Goldman to resume job cuts as banks abandon COVID moratorium
Goldman Sachs Group is resuming job cuts as the coronavirus pandemic outlasts the financial industry’s resolve to offer jittery employees stability through the economic downturn.
The firm is embarking on a plan to eliminate about 1% of its workforce, or roughly 400 positions, according to people with knowledge of the matter, who asked not to be identified as the information isn’t public. The move comes even as the firm’s core trading and dealmaking businesses are booming.
Persistent outbreaks in the U.S. are forcing the nation’s biggest banks to reexamine plans to wait out the turmoil as initially hoped. Wells Fargo and Citigroup were among the first torestart cutsafter their stock prices slumped and as they face the prospect of souring loans. Goldman had signaled before the virus erupted around the globe that it would lower costs.
“At the outbreak of the pandemic, the firm announced that it would suspend any job reductions,” said Pat Scanlan, a spokesman for New York-based Goldman Sachs. “The firm has made a decision to move forward with a modest number of layoffs.”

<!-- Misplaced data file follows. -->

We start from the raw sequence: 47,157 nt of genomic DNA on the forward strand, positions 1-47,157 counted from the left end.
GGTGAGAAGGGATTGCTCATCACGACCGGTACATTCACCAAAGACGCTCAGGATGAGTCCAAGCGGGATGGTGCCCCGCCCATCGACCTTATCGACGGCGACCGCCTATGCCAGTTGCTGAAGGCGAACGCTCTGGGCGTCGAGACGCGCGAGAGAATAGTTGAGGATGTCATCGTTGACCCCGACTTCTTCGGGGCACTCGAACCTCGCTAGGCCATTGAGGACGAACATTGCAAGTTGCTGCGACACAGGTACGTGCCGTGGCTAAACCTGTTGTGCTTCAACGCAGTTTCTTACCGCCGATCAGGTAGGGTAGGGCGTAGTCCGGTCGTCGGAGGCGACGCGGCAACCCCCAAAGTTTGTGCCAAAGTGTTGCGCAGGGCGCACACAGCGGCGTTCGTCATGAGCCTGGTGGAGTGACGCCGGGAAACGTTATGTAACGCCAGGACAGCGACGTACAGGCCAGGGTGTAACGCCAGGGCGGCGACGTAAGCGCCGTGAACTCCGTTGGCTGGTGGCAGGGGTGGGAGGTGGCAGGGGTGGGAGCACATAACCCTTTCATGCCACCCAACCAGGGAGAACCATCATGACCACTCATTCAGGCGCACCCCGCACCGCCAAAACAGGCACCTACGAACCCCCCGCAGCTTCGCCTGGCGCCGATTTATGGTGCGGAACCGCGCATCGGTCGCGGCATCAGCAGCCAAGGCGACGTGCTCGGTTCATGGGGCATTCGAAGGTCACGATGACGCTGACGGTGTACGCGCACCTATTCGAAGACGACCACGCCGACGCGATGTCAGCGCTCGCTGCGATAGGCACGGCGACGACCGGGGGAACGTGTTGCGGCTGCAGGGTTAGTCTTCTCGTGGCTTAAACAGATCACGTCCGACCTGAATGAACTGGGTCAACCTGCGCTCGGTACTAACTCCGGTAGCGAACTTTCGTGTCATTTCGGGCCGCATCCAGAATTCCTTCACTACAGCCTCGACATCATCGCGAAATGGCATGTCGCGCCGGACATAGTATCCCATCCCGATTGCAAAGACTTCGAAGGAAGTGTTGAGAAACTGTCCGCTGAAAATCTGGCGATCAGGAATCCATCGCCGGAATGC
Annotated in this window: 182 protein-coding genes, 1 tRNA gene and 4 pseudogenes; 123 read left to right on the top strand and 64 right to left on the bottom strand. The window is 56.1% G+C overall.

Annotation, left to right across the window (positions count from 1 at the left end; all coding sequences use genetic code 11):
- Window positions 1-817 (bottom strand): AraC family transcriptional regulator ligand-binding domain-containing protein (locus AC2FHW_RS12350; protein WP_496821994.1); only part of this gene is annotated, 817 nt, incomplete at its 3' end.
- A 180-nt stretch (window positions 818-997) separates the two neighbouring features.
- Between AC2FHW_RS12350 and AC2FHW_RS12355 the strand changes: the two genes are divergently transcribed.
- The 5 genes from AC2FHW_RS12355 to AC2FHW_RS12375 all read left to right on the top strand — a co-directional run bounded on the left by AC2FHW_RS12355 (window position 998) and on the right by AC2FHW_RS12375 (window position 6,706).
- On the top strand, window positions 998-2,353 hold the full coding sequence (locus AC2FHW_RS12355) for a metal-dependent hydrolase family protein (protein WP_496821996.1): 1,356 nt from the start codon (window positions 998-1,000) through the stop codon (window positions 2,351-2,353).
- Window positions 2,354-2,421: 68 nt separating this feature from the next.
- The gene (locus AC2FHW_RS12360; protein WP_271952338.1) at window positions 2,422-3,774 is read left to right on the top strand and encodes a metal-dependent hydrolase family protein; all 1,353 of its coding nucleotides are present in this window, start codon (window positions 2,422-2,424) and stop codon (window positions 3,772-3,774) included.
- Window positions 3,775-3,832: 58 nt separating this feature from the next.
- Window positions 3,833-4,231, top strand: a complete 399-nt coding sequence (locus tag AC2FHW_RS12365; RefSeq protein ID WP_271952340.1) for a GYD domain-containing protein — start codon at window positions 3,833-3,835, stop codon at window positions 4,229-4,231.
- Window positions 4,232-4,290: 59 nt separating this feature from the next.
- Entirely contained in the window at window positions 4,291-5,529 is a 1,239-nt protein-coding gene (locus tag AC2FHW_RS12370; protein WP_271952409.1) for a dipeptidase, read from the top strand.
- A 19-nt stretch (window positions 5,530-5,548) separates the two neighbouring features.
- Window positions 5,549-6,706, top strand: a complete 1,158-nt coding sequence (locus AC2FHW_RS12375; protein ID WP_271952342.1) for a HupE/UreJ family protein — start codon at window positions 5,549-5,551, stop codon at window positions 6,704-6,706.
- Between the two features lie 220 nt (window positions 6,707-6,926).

Like some rivals, Goldman pledged to refrain from broad firings as the pandemic barreled down on communities across the U.S. early this year and walloped the economy. But the firm didn’t specify how long the moratorium would last. Chief Executive David Solomon signaled the need for reductions in a June interview, saying he runs a business and that “we’ll do what is right for our shareholders.” He noted the firm’s typical annual culls will have to resume heading into 2021 and beyond.
The cuts may be the start of deeper reductions in months ahead as the bank figures out how to proceed in the current environment toward hitting a target laid out in January to eliminate $1 billion in costs.
Many of the cuts in the current round are tied to back-office roles that had been folded into bigger money-making divisions as part of an earlier reorganization, one of the people said. Insiders at the time signaled that would grant division heads greater control over costs and likely lead to elimination of roles.